Just as an aside, I think the people who gather outside prisons to cheer about executions have, shall we say, issues. The death penalty is just, and doing justice is a cause for satisfaction. But nothing about murder, including its punishment, is an occasion for celebrating.

Posted by: Bill Otis | Jan 7, 2010 9:51:37 AM

loved this one!

" Why couldn't Congress pass a resolution stating its belief (and, implicitly, the national consensus) that executing people for raping an 8-year-old can be acceptable? Would that not be persuasive evidence that national consensus favors--or at least does not categorically prohibit--execution for rape of a minor?"

By what stretch of the mind could ANYONE think that bunch in congress have any ideal what mainstream america wants. They have been lost in the twilight zone for a good 40-50years!

Posted by: rodsmith3510 | Jan 8, 2010 12:27:38 AM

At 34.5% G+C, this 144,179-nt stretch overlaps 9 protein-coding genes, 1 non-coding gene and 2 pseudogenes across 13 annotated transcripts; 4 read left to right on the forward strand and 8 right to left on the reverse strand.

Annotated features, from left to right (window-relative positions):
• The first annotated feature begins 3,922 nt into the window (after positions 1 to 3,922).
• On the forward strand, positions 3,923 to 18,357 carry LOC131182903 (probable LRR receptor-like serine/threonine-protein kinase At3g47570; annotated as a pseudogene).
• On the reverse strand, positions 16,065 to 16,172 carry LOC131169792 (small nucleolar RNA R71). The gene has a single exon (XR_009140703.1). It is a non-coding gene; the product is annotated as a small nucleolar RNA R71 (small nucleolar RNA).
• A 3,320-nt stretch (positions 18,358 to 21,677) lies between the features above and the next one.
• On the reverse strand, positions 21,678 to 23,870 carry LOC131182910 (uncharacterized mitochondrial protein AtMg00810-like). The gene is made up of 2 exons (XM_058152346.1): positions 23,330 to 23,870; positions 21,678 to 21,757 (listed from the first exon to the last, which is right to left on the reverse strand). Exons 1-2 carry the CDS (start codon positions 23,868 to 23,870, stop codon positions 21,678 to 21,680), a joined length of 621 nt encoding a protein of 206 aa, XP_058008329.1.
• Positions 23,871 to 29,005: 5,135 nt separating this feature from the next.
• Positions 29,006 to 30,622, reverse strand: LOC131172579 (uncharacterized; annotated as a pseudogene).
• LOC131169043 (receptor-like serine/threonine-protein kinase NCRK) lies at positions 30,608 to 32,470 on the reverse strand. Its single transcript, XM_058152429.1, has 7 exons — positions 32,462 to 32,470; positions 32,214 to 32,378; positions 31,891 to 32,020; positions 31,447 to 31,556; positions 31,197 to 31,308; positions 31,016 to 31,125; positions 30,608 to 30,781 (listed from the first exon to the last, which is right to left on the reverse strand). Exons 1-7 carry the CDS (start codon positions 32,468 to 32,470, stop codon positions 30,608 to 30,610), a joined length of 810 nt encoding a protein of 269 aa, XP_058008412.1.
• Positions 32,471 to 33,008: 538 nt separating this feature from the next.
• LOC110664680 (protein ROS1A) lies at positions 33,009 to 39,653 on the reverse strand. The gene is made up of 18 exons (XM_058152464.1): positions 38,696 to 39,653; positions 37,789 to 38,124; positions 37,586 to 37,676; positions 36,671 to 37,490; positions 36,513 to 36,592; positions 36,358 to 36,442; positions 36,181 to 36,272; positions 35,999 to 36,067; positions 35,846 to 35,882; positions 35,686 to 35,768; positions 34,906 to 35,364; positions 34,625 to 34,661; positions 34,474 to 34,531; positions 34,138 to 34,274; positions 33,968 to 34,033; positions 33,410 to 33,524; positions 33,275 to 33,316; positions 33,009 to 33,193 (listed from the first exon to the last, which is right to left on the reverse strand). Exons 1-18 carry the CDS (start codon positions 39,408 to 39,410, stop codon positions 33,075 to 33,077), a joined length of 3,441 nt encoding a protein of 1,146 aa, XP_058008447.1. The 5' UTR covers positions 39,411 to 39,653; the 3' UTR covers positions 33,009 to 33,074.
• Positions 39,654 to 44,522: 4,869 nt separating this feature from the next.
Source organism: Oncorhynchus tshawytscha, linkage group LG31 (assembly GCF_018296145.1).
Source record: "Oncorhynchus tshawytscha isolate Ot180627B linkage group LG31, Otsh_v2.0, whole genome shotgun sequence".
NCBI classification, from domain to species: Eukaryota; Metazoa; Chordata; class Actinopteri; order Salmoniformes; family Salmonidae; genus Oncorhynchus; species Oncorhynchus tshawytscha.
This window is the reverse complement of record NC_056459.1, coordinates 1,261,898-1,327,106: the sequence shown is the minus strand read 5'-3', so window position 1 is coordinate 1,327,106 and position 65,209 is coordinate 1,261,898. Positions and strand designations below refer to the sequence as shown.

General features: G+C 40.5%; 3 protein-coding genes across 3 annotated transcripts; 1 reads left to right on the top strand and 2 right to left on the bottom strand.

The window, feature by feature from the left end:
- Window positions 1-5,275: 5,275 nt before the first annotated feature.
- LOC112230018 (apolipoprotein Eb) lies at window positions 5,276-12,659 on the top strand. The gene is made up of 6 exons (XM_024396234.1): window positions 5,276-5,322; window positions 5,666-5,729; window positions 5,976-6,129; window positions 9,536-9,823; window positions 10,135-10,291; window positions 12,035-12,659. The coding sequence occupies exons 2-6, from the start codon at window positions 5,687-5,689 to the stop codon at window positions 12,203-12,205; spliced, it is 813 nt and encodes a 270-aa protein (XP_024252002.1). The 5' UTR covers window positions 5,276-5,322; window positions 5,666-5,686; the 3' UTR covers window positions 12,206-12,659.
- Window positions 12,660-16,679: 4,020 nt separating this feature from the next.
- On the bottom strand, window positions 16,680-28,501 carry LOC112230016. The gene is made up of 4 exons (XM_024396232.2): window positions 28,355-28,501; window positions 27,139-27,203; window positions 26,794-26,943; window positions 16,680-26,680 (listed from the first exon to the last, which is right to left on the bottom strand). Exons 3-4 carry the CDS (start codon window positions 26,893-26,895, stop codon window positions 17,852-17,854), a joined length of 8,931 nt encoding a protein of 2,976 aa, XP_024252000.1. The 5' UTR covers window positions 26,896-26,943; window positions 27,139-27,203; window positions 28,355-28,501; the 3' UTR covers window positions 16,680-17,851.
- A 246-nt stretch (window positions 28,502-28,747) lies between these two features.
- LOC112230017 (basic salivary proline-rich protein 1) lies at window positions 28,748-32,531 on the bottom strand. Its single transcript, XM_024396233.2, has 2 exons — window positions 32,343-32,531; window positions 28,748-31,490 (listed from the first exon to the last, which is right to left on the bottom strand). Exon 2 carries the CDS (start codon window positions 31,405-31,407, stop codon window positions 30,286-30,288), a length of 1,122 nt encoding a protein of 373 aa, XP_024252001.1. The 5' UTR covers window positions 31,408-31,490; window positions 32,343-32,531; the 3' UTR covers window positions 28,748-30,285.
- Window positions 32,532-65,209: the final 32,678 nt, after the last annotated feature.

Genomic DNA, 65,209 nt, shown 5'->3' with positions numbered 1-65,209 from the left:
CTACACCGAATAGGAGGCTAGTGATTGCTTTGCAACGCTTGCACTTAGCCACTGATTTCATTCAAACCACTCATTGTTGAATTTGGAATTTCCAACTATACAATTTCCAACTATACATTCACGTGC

The same is true of state and local governments, rod. But instead of merely offering sarcastic nihilism on things that you obviously know very little about (you still haven't answered Bill or my questions directly--and for obvious reasons, given that we're demonstrably correct), perhaps you can explain how the Supreme Court should measure the evolving standards of decency. Or, absent that, offer a rational response to the central argument of the article that has some basis in fact.

Posted by: Res ipsa | Jan 8, 2010 2:57:47 PM

i didn't feel it needed answering

The supreme court has ruled a number of times you can't kill someone who hasn't TAKEN A LIFE! except in a few limited areas like treason.

To keep asking them is kind of like forum shopping or just a plain nag who hopes if they WHINE enough they get the answer they want from the individual just to get them to SHUT UP!

Posted by: rodsmith3510 | Jan 9, 2010 6:34:12 PM